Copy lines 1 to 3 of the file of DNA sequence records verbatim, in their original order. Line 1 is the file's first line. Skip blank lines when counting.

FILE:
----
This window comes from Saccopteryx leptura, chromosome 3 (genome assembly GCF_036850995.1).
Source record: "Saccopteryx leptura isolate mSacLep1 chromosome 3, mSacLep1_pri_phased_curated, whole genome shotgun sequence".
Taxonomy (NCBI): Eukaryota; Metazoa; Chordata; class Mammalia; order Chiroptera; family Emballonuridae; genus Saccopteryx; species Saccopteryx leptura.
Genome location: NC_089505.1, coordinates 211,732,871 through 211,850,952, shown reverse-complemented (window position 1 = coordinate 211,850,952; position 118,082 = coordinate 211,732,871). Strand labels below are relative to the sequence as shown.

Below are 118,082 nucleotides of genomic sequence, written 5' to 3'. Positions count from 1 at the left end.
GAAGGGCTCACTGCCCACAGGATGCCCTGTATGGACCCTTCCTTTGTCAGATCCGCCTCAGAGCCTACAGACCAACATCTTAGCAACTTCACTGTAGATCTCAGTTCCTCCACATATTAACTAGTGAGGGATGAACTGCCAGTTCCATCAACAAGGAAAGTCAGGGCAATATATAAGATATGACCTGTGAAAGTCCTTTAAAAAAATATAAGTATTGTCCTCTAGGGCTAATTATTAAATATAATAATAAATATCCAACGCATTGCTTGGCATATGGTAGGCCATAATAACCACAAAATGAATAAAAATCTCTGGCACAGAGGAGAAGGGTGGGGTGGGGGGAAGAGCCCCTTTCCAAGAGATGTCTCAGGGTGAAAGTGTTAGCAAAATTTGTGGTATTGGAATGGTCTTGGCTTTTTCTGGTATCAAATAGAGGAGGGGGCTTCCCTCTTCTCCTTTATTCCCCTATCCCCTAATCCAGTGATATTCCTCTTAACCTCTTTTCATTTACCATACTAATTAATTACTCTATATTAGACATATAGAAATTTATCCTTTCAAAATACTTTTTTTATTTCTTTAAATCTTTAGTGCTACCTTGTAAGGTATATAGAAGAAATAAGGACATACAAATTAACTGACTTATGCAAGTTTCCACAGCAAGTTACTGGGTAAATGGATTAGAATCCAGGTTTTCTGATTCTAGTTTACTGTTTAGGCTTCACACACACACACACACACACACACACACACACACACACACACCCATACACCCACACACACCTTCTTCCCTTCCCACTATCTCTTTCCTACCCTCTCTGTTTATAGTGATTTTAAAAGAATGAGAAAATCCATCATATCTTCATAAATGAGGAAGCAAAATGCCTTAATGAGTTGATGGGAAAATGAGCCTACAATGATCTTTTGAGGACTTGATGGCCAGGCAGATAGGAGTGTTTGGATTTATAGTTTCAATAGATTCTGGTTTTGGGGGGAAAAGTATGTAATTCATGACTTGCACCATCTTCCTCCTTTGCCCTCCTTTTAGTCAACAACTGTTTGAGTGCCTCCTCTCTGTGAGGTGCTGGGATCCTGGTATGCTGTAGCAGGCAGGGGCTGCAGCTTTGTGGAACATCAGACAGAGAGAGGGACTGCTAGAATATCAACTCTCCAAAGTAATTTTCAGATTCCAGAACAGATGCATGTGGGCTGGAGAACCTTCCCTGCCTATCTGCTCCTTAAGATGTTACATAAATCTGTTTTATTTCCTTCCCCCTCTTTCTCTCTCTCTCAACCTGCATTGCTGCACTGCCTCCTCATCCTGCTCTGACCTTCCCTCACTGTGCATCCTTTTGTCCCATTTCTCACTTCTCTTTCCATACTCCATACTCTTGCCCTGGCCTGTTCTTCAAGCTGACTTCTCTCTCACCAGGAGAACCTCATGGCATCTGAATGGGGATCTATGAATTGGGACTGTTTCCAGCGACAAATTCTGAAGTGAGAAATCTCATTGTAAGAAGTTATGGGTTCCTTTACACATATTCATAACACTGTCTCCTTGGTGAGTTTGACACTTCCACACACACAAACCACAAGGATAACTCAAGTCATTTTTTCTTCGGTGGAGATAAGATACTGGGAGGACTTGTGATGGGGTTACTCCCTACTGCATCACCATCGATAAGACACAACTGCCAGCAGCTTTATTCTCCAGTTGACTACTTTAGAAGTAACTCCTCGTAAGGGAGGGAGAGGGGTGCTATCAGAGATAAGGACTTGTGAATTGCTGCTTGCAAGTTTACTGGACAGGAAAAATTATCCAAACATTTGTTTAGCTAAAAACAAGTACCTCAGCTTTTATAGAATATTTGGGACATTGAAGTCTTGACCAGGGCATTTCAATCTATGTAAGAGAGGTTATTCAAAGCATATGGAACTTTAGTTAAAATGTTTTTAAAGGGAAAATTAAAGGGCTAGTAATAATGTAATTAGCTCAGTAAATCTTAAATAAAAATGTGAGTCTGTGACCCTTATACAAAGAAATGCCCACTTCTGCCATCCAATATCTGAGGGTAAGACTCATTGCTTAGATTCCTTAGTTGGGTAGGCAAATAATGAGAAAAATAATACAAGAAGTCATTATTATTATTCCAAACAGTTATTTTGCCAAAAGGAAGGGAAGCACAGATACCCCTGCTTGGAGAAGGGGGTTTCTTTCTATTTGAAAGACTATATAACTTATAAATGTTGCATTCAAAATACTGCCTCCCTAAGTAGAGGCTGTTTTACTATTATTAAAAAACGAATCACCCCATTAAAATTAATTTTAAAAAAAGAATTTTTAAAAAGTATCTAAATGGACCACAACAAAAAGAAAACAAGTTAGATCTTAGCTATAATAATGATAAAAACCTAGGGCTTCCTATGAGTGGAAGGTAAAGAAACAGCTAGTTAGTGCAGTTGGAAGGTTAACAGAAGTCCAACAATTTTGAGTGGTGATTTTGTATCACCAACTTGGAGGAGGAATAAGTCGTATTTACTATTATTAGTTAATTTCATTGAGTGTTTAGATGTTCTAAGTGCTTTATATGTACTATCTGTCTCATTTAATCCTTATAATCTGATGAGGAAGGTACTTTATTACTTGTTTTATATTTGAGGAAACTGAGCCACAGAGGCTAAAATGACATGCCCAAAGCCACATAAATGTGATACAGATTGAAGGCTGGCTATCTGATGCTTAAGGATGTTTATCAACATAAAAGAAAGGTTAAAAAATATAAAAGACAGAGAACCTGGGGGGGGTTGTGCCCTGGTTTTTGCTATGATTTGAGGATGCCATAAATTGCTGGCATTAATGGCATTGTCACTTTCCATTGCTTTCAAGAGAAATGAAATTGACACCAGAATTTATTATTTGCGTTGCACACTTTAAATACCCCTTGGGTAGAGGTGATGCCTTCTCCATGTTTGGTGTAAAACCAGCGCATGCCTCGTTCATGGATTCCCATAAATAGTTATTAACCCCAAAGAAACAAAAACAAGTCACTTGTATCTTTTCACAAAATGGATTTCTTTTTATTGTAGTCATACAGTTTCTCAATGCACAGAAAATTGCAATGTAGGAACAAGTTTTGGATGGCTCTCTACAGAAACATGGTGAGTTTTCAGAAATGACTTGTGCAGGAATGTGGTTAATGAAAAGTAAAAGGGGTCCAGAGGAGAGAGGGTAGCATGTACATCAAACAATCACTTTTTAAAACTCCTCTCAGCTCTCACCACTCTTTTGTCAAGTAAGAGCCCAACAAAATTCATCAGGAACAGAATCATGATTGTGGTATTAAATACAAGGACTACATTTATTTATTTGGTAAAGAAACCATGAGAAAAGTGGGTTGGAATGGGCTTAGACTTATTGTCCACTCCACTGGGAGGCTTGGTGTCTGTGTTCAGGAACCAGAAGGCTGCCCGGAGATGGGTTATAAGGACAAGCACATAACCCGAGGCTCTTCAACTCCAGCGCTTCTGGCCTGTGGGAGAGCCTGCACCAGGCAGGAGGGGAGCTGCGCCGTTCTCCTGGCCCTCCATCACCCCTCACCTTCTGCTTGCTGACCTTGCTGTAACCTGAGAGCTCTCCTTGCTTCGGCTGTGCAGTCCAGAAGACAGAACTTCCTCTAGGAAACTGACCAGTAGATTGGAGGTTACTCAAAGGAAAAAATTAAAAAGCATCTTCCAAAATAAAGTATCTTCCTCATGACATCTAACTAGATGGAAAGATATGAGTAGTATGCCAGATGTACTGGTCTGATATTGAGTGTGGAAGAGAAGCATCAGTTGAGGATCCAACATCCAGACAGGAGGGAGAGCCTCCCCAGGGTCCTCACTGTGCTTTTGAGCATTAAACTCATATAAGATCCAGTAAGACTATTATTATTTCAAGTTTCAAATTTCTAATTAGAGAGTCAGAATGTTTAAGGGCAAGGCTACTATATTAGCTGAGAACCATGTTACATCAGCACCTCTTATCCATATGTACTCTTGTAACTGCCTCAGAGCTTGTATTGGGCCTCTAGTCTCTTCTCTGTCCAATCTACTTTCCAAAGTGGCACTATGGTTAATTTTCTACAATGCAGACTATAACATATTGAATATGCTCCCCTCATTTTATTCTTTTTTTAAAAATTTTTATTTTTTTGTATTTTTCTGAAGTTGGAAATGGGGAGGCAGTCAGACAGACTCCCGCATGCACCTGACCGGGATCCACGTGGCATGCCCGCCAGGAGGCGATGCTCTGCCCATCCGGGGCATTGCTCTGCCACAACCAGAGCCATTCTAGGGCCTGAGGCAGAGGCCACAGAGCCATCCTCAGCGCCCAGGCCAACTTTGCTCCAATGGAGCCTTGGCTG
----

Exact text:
This window comes from Saccopteryx leptura, chromosome 3 (genome assembly GCF_036850995.1).
Source record: "Saccopteryx leptura isolate mSacLep1 chromosome 3, mSacLep1_pri_phased_curated, whole genome shotgun sequence".
Taxonomy (NCBI): Eukaryota; Metazoa; Chordata; class Mammalia; order Chiroptera; family Emballonuridae; genus Saccopteryx; species Saccopteryx leptura.